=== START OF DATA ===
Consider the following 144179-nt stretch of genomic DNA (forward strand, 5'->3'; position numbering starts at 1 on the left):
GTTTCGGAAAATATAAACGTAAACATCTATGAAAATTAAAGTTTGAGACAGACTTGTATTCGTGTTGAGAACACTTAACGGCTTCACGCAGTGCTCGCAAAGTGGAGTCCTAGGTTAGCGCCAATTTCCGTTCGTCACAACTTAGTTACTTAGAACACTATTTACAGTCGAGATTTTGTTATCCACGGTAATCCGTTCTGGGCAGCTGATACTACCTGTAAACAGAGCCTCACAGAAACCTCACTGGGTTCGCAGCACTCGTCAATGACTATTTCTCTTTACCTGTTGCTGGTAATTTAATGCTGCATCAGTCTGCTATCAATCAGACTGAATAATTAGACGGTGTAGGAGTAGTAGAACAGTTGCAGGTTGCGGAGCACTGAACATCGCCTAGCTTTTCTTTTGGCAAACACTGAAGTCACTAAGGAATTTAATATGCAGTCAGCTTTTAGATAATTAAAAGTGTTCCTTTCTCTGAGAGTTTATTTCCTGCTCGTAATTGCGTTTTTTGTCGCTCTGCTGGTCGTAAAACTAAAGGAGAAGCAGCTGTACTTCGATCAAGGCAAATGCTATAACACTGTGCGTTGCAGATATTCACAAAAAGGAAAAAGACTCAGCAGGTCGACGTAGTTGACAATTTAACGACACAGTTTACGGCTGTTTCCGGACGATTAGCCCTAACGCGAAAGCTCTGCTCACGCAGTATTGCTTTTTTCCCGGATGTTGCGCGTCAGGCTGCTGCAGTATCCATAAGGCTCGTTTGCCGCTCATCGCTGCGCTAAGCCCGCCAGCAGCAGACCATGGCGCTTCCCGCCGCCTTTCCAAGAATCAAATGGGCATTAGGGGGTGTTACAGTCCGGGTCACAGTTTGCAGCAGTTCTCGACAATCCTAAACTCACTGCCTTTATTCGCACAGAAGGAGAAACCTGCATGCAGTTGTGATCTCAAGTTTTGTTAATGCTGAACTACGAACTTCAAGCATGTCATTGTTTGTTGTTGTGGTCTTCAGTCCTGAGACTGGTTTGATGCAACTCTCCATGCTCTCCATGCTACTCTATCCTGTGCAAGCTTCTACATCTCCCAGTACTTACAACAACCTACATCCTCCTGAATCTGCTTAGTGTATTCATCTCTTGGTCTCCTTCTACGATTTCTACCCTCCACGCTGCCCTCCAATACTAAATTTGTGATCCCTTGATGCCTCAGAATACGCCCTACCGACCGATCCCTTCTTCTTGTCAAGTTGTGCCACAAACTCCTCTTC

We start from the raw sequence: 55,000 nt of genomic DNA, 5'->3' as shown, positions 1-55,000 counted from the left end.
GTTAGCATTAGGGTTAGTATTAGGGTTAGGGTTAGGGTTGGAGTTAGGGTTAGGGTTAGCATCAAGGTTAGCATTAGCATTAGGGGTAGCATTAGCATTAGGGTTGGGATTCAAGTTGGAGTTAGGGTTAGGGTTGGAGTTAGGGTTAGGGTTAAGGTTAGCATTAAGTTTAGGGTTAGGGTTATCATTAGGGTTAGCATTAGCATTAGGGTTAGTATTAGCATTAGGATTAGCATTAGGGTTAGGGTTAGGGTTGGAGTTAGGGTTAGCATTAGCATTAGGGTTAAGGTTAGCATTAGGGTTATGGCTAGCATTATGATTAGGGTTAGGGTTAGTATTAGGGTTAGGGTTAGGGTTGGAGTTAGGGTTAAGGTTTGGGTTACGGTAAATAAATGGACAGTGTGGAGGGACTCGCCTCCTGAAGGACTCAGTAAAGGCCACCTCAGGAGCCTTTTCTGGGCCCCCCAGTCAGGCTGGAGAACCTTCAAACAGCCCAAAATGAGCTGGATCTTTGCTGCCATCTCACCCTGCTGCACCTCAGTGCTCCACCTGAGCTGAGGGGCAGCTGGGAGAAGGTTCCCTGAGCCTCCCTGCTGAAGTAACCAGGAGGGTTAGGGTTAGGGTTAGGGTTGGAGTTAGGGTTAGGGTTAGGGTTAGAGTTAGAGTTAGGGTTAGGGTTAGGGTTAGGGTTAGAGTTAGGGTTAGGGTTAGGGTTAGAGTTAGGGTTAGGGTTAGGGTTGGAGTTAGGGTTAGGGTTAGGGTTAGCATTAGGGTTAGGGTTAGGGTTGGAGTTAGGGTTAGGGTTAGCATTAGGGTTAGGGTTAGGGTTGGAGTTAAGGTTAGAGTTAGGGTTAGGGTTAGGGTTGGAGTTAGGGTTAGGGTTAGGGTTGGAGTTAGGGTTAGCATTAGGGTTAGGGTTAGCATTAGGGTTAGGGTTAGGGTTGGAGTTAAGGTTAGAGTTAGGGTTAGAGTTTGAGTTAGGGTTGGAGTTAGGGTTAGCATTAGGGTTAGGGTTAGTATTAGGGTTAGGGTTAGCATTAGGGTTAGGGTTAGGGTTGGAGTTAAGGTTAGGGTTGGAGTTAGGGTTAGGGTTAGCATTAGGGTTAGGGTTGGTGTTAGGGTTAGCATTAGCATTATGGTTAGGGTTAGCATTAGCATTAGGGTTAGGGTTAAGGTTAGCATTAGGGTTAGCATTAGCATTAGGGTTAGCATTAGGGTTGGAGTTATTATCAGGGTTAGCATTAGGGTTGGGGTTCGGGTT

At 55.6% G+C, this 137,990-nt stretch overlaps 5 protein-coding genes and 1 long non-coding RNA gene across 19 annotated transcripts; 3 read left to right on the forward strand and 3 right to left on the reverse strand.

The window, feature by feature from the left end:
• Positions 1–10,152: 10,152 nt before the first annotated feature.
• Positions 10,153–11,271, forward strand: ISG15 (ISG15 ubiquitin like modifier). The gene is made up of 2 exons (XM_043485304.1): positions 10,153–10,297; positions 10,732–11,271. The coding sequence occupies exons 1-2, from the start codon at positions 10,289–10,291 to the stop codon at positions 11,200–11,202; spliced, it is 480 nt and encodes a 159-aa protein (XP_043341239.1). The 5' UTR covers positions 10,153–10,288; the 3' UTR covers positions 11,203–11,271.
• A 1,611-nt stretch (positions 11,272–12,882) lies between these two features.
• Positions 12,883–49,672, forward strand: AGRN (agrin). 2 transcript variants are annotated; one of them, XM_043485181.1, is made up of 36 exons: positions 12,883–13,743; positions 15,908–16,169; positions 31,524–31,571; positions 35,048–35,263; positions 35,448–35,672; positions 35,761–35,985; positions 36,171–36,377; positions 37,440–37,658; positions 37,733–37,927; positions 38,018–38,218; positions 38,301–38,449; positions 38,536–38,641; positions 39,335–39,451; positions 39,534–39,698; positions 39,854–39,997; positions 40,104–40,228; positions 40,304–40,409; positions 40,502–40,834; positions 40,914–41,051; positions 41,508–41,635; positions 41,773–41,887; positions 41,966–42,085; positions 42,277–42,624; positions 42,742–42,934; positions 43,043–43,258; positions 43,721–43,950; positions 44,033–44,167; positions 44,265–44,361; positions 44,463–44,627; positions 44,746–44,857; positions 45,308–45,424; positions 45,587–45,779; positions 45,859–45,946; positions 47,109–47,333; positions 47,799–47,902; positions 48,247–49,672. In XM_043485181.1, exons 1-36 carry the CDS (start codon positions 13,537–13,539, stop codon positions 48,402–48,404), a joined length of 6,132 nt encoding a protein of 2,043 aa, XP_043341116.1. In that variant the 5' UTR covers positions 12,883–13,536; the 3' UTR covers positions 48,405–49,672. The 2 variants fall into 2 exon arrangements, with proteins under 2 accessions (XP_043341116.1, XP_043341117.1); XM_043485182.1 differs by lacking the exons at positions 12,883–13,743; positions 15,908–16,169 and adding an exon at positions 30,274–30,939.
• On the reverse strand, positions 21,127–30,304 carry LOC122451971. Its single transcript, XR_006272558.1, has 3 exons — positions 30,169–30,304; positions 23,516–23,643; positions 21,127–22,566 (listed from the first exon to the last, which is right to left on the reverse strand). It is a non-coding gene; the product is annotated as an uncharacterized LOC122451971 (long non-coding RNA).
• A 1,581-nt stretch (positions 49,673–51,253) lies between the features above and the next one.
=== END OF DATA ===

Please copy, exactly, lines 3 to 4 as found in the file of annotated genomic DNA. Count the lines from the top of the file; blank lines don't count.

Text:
We start from the raw sequence: 55,000 nt of genomic DNA, 5'->3' as shown, positions 1-55,000 counted from the left end.
GTTAGCATTAGGGTTAGTATTAGGGTTAGGGTTAGGGTTGGAGTTAGGGTTAGGGTTAGCATCAAGGTTAGCATTAGCATTAGGGGTAGCATTAGCATTAGGGTTGGGATTCAAGTTGGAGTTAGGGTTAGGGTTGGAGTTAGGGTTAGGGTTAAGGTTAGCATTAAGTTTAGGGTTAGGGTTATCATTAGGGTTAGCATTAGCATTAGGGTTAGTATTAGCATTAGGATTAGCATTAGGGTTAGGGTTAGGGTTGGAGTTAGGGTTAGCATTAGCATTAGGGTTAAGGTTAGCATTAGGGTTATGGCTAGCATTATGATTAGGGTTAGGGTTAGTATTAGGGTTAGGGTTAGGGTTGGAGTTAGGGTTAAGGTTTGGGTTACGGTAAATAAATGGACAGTGTGGAGGGACTCGCCTCCTGAAGGACTCAGTAAAGGCCACCTCAGGAGCCTTTTCTGGGCCCCCCAGTCAGGCTGGAGAACCTTCAAACAGCCCAAAATGAGCTGGATCTTTGCTGCCATCTCACCCTGCTGCACCTCAGTGCTCCACCTGAGCTGAGGGGCAGCTGGGAGAAGGTTCCCTGAGCCTCCCTGCTGAAGTAACCAGGAGGGTTAGGGTTAGGGTTAGGGTTGGAGTTAGGGTTAGGGTTAGGGTTAGAGTTAGAGTTAGGGTTAGGGTTAGGGTTAGGGTTAGAGTTAGGGTTAGGGTTAGGGTTAGAGTTAGGGTTAGGGTTAGGGTTGGAGTTAGGGTTAGGGTTAGGGTTAGCATTAGGGTTAGGGTTAGGGTTGGAGTTAGGGTTAGGGTTAGCATTAGGGTTAGGGTTAGGGTTGGAGTTAAGGTTAGAGTTAGGGTTAGGGTTAGGGTTGGAGTTAGGGTTAGGGTTAGGGTTGGAGTTAGGGTTAGCATTAGGGTTAGGGTTAGCATTAGGGTTAGGGTTAGGGTTGGAGTTAAGGTTAGAGTTAGGGTTAGAGTTTGAGTTAGGGTTGGAGTTAGGGTTAGCATTAGGGTTAGGGTTAGTATTAGGGTTAGGGTTAGCATTAGGGTTAGGGTTAGGGTTGGAGTTAAGGTTAGGGTTGGAGTTAGGGTTAGGGTTAGCATTAGGGTTAGGGTTGGTGTTAGGGTTAGCATTAGCATTATGGTTAGGGTTAGCATTAGCATTAGGGTTAGGGTTAAGGTTAGCATTAGGGTTAGCATTAGCATTAGGGTTAGCATTAGGGTTGGAGTTATTATCAGGGTTAGCATTAGGGTTGGGGTTCGGGTT